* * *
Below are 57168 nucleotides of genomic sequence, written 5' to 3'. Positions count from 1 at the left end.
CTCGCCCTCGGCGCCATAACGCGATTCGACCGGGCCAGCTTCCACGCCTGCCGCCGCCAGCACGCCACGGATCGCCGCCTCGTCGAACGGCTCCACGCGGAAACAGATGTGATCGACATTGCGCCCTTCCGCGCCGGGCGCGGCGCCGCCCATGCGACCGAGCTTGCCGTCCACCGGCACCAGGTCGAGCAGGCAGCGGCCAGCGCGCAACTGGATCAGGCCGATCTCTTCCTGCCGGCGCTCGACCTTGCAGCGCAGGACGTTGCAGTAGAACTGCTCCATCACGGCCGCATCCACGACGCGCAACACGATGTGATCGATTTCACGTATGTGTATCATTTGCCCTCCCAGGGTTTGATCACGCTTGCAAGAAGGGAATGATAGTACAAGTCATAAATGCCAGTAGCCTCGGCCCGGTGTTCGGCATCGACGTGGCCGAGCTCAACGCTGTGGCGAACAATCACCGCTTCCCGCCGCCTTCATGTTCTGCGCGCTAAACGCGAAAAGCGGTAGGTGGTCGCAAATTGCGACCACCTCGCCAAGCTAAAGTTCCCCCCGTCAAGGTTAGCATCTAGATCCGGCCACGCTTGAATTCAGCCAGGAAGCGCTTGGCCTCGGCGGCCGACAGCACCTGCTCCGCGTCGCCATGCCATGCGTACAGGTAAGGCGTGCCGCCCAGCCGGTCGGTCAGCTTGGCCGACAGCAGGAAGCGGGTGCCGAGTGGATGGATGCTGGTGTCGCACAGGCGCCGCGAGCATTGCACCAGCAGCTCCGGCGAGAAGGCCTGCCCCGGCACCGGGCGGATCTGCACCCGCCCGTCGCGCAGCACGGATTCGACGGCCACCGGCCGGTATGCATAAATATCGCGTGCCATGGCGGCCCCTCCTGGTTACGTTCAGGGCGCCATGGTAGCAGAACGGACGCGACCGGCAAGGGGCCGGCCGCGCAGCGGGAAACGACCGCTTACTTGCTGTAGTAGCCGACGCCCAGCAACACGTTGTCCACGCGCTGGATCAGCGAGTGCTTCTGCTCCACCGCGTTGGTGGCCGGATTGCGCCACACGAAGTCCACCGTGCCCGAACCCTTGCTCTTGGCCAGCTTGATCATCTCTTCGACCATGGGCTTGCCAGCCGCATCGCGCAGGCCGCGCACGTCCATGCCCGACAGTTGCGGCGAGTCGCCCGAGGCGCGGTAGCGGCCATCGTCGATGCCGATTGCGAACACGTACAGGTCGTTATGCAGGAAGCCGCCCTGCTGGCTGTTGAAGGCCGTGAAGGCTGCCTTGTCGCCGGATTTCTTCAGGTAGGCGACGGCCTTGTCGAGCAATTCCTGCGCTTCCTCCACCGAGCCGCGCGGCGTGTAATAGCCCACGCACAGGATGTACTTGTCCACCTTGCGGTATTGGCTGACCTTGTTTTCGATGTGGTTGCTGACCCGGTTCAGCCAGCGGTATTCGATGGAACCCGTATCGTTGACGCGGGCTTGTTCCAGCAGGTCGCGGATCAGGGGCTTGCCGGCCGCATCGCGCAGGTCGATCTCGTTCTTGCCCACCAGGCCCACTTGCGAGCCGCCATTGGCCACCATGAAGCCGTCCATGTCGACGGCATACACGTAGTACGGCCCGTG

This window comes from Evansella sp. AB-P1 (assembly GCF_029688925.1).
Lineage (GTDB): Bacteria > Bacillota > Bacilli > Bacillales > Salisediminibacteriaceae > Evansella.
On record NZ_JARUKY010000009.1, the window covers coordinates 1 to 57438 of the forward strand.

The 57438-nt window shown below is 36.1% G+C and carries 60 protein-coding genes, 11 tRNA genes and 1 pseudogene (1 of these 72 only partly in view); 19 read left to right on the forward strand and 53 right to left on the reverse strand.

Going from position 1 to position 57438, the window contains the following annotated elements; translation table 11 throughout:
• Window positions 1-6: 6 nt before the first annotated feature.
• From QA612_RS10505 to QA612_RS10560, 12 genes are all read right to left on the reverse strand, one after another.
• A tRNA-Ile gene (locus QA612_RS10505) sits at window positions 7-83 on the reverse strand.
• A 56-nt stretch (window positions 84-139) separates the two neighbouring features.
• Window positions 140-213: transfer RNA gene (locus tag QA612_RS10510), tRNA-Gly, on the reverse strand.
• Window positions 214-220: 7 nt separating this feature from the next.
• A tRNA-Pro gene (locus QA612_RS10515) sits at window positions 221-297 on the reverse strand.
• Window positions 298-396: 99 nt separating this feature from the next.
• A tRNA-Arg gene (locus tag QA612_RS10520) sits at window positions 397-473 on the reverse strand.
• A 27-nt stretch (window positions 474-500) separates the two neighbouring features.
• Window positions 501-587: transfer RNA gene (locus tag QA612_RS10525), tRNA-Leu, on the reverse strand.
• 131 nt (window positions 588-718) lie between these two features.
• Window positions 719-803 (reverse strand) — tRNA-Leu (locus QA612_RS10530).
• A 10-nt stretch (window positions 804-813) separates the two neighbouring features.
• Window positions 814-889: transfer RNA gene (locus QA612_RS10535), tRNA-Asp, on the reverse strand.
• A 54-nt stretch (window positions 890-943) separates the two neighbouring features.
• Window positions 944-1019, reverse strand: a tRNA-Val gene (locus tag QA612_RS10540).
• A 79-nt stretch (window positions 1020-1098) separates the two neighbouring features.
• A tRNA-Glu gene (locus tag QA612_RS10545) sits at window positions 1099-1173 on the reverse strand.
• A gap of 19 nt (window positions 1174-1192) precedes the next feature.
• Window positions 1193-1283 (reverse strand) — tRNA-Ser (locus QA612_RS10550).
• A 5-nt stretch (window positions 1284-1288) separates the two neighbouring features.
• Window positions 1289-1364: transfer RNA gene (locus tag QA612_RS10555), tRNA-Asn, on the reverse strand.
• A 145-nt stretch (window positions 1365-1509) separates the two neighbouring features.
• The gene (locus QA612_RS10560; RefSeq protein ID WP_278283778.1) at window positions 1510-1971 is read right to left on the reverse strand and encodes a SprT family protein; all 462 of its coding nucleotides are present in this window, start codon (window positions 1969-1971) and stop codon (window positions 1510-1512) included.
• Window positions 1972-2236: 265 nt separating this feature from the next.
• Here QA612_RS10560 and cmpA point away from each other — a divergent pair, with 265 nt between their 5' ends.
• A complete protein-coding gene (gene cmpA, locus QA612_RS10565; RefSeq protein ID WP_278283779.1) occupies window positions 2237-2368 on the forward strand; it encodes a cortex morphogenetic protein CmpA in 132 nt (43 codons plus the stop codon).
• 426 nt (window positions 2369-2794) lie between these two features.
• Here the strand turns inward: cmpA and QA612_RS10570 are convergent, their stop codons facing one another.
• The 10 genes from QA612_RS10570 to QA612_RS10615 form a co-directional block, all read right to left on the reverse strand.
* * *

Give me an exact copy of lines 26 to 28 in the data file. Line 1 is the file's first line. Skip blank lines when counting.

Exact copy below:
• A tRNA-Glu gene (locus tag QA612_RS10545) sits at window positions 1099-1173 on the reverse strand.
• A gap of 19 nt (window positions 1174-1192) precedes the next feature.
• Window positions 1193-1283 (reverse strand) — tRNA-Ser (locus QA612_RS10550).